At the risk of leaving my closet, I have faith that any future “discipline for learning prose of complexity” for everyday life would pay off, as I have proven to myself that “discipline for learning prose of conciseness,” for my journalism, has already paid off.
To illustrate: After a few years of writing for the university paper I enrolled in the Disabilities Program at the community college. For a group project, about a half dozen of us sat around a table to write up our report. I retain two memories. First: When a woman expressed concern at not knowing about colons I said, “Page 76” even as I was handing her my slim Ten Lessons In Style and Grace, for I had sped to the colon page that day, and still knew the page number—she wasn’t the only one concerned! (The shortest trick is to say, ‘such that’ when you see a colon… A longer trick is to say, ‘tell me more’) Second, and best: Later, when someone in our small group was handing in our project, someone from another group looked at the very thin report and gasped, “Is that all you guys have?” Reply: “Oh, you don’t understand—Sean’s in our group: He really packs his words!”
So I am confident that if I tried then I could learn to write, and therefore to think, at a more precise, more complex, more illuminating level. What would hold me back from such learning? Besides a nagging feeling of disloyalty and survivor guilt? Fear. Fear of being an elitist nerd, instead of a regular guy. And as regards my web posts, fear that many readers, at least on the internet, even if they are ostensibly computer nerds, will leave their patience behind, along with half their CPU, (central processing unit) when they go on-screen. And fear that, as so many students from simple neighborhoods and plain towns have discovered, “You can’t go home again.” There’s no going back once I learn to write like a professional.
In fact, I am already using too much precision in my vocabulary: Although I try to fit in, like a method-actor-spy in Robert Heinlein’s novel Double Star, every once in a while I become aware that I have been using words people don’t know, and no one has told me. (Don’t worry, they still love me)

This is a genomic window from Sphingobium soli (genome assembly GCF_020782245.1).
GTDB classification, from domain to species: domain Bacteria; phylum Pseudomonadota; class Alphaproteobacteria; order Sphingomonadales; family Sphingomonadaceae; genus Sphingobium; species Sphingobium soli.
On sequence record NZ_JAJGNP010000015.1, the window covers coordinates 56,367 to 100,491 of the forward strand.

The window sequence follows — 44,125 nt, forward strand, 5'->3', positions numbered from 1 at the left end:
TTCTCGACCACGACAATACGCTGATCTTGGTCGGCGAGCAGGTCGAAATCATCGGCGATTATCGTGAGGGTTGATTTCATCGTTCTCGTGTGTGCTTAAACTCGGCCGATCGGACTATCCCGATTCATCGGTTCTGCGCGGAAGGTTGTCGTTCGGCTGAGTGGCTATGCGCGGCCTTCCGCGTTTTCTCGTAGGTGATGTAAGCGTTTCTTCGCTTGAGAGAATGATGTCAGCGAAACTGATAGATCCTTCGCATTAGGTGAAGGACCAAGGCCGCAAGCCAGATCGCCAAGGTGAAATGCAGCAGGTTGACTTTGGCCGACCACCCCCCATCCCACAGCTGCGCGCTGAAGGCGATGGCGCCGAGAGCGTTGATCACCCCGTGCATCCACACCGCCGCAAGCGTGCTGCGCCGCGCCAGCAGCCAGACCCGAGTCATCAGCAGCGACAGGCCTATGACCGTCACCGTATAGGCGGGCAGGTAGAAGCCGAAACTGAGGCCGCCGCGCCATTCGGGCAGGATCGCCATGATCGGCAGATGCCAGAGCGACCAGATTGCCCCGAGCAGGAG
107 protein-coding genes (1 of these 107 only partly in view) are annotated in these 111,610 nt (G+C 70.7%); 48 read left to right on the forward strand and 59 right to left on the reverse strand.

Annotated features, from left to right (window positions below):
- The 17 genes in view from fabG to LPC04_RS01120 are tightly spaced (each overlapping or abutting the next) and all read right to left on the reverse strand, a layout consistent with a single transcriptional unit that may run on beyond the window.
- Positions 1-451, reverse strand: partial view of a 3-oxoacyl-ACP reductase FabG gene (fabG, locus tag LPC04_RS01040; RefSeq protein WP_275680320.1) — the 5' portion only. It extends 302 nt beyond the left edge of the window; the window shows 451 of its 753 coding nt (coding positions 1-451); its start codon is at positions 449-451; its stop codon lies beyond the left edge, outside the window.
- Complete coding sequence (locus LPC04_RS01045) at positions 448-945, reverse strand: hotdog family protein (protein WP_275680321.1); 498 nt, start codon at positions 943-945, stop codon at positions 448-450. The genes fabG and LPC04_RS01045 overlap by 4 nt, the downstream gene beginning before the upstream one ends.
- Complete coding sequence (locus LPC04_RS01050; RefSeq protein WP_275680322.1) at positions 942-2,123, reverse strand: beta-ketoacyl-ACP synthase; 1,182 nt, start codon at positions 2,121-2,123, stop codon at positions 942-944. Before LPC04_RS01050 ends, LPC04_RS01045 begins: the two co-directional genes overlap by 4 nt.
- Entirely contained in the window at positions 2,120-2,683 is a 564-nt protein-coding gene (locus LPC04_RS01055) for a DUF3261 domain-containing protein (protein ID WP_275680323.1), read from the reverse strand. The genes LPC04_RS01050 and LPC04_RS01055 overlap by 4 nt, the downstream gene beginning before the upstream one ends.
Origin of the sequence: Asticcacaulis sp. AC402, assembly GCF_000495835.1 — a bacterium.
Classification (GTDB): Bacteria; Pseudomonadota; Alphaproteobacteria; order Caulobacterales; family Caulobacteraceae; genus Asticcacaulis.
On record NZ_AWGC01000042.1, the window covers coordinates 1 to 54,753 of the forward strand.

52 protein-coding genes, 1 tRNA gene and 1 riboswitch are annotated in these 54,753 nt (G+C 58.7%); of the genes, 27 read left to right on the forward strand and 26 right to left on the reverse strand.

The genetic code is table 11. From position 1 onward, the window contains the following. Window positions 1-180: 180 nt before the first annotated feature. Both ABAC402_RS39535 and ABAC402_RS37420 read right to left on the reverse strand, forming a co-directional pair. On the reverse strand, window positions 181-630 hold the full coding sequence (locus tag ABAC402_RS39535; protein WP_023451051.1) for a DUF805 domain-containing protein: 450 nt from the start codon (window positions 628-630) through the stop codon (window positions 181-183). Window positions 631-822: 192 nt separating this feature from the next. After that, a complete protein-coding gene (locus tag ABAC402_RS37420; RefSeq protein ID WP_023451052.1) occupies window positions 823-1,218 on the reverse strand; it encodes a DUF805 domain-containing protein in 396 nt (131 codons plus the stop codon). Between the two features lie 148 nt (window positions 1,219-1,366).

I’ve never discussed this with anyone, but I’m sure I’m not the only one to struggle with the nerd closet. In fiction I find shadows of real life. In Ayn Rand’s Atlas Shrugged, a determined girl seriously contemplates ceasing to learn so she can be popular—her friend slaps her. In a few of Robert Heinlein’s young adult novels, written two decades before the women’s liberation movement, (feminism) he has a young man learn that a young lady is “faking it” as regards intelligence, and in Citizen of the Galaxy a crippled ghetto beggar, who is secretly from another planet, wonders if he is wrong to teach things like algebra and history to his beggar son, in their nasty caste-ridden world without any “beggar’s liberation.”
It’s OK to be smart, but—I have come to believe that if there’s one thing, sad but true, that makes smart people different from our peers in the society we crave to be a part of, it is this: We like to think… This explains why, when a successful businessman, married with children, drove me home from toastmasters one night, he said, “You’re always thinking, aren’t you?” Yes… and when I am driving alone I don’t need my car radio.